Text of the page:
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Up-or-Out Personnel Policy 'Lousy Idea,' Rumsfeld Tells Sailors

By Kathleen T. Rhem
American Forces Press Service

TOKYO, Nov. 15, 2003 – The U.S. military's "up-or-out" personnel policy is "a lousy idea," Defense Secretary Donald Rumsfeld told sailors in Yokosuka, Japan, today.

Speaking aboard the USS Blue Ridge, flagship of the U.S. Navy's 7th Fleet, the secretary told the troops, including a smattering of soldiers, airmen and Marines, that he believes the practice of forcing people to separate or retire if they're not promoted is wrong for the military.

"There's something wrong with a process that does that (forces people to retire in their 40s)," he said in response to a sailor's question. Other reasons to consider longer military careers are that people are living longer and that knowledge and experience are becoming more and more valuable, he added.

The secretary made brief remarks and took questions after having lunch -- roast beef and salmon -- aboard the ship.

Rumsfeld's comments included remarks on the situation in Iraq and the importance of the U.S. military presence in Asia. He also spoke in depth about a number of personnel issues. Aside from the up-or-out policy, the secretary shared his thoughts on troop rotations, the balance of the active and reserve components, and civilian vs. military personnel in various jobs.

Regarding assignments, Rumsfeld said he believes military service members change assignments too quickly to "clean up their own mistakes." He said he's concerned people "just trip along the tops of the waves and never really get engaged."

He said he hopes to be able to lengthen the average length of military tours and expand the number of years people are able to serve in the military, "if in fact they'd like to do that."

He expounded on the virtues of the total-force concept as "the right concept."

"We need to have active duty forces, and we need to have Ready Reserve and Guard forces that are capable of supplementing the active force during a period of spike in activity, as we have now in Iraq and Afghanistan," Rumsfeld said.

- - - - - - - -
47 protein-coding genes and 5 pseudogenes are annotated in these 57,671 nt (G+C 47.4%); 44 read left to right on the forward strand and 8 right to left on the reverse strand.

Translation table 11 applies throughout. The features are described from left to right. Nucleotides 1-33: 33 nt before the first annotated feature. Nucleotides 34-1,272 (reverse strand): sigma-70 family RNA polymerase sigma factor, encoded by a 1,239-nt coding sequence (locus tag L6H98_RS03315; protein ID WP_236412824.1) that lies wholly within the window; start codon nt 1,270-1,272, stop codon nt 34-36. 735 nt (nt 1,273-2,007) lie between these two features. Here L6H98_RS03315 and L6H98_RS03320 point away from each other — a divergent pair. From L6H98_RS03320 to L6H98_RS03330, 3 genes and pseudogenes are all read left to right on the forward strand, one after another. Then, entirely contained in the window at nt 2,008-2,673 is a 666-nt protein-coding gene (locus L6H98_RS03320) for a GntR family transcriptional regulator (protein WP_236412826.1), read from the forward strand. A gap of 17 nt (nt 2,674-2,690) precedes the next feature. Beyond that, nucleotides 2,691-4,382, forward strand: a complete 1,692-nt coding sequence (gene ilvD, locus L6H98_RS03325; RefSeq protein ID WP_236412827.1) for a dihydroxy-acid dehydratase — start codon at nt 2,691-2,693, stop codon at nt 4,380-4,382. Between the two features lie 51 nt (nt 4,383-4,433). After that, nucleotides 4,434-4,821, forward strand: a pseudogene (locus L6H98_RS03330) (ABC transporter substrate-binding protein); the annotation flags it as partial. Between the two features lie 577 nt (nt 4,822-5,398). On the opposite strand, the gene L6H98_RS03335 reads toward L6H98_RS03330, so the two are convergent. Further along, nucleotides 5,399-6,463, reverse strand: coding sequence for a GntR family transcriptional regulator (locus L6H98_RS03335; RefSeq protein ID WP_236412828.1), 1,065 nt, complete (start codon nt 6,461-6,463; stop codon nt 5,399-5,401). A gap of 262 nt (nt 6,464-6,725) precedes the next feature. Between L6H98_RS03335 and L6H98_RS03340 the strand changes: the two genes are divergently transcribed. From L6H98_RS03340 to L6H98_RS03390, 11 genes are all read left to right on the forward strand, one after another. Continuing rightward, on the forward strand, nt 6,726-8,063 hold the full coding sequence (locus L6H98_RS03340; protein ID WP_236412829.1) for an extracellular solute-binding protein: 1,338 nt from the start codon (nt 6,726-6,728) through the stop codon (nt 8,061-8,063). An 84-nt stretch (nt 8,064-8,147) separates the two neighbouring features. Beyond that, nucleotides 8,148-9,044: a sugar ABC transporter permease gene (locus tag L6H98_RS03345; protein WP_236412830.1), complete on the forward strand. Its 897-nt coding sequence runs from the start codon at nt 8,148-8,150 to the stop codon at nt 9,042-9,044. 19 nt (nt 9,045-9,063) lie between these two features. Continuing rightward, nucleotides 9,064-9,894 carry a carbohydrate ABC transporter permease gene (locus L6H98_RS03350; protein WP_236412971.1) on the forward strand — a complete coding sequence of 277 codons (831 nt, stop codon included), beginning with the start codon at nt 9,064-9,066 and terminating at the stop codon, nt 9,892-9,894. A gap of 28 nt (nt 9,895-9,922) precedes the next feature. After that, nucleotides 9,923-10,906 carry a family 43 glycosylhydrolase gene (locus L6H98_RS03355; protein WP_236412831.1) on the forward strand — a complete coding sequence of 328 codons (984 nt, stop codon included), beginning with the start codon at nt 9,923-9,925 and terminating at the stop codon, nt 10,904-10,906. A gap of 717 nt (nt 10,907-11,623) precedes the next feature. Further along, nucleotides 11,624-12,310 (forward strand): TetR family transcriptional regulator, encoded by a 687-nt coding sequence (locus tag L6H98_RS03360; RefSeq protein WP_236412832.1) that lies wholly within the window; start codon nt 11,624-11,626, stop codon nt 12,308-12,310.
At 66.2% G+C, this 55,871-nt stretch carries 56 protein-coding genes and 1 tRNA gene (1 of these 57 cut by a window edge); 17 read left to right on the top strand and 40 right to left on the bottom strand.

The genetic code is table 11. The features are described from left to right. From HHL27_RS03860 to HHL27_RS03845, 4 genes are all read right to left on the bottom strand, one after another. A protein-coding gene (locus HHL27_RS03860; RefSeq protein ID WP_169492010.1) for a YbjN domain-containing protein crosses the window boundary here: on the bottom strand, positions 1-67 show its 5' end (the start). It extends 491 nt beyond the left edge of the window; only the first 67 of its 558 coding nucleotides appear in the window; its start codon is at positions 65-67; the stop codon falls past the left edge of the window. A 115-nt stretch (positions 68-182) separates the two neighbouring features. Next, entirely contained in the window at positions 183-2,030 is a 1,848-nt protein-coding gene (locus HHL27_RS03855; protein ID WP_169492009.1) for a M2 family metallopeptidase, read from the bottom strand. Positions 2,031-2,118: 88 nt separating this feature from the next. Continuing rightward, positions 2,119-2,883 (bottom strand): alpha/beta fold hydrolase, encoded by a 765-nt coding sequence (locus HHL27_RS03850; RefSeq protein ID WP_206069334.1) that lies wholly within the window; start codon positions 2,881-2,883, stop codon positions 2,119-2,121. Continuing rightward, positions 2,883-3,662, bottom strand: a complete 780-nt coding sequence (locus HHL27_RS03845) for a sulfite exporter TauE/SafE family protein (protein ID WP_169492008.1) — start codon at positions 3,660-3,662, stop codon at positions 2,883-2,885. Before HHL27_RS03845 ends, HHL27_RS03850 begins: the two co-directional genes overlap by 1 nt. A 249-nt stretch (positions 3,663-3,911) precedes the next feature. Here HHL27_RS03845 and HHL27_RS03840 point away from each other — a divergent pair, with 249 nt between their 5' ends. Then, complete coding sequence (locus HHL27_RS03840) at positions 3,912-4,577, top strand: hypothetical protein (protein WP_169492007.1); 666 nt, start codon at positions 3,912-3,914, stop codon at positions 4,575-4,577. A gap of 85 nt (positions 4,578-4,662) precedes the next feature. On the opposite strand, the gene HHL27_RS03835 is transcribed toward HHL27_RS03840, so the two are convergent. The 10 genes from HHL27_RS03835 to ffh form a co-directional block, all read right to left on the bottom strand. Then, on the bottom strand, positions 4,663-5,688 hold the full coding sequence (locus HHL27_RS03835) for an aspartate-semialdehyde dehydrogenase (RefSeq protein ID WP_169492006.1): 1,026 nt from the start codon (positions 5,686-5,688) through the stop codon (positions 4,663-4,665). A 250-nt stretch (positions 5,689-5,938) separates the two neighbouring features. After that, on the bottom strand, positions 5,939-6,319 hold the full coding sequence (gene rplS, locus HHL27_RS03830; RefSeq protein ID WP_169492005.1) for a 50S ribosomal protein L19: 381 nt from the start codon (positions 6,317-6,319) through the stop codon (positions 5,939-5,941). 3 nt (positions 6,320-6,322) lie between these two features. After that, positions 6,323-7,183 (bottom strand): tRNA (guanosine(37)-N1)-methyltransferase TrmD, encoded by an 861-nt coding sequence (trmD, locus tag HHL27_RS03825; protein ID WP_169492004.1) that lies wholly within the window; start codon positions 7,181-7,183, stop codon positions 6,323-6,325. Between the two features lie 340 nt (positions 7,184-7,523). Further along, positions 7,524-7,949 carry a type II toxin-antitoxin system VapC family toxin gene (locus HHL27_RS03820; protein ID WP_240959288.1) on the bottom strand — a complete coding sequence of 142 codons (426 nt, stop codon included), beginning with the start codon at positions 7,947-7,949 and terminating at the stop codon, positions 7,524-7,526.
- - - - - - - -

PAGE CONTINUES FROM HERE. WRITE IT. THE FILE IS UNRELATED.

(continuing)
"The problem we've got is that we have an imbalance. We have people in the Guard and Reserve where we really need to have those skills on active duty," he added. "And we probably have some skills on active duty that would be better off in the Guard and Reserves."

A decrease in the total number of U.S. military forces is not likely, the secretary said. However, an increase may eventually be in order. "One of the things we can do is increase the size of the force," he noted, "but we've got a lot of things we can do before we increase the size of the force."

Current commitments, such as in Bosnia, Kosovo and the Sinai, need to be looked at very closely. Officials are also looking closely at moving some jobs into the civilian workforce.

"At the moment, we have something like 300,000 men and women in uniform doing jobs that everyone agrees could be done by civilians," Rumsfeld said, acknowledging it makes more sense to keep some jobs in the military that technically could be done by civilians.

"There a lot of things we can do to reduce the stress on the force," he said. "The people part of it is so critically important that we've got to make sure we do it right."

The secretary is in Asia to discuss security arrangements in the region, U.S. force structure and support to the war on terrorism. He is scheduled to visit U.S. military bases and local officials in Okinawa, in southern Japan, on Nov. 16 before traveling to Seoul, South Korea, for annual defense consultative meetings with Korean government officials.

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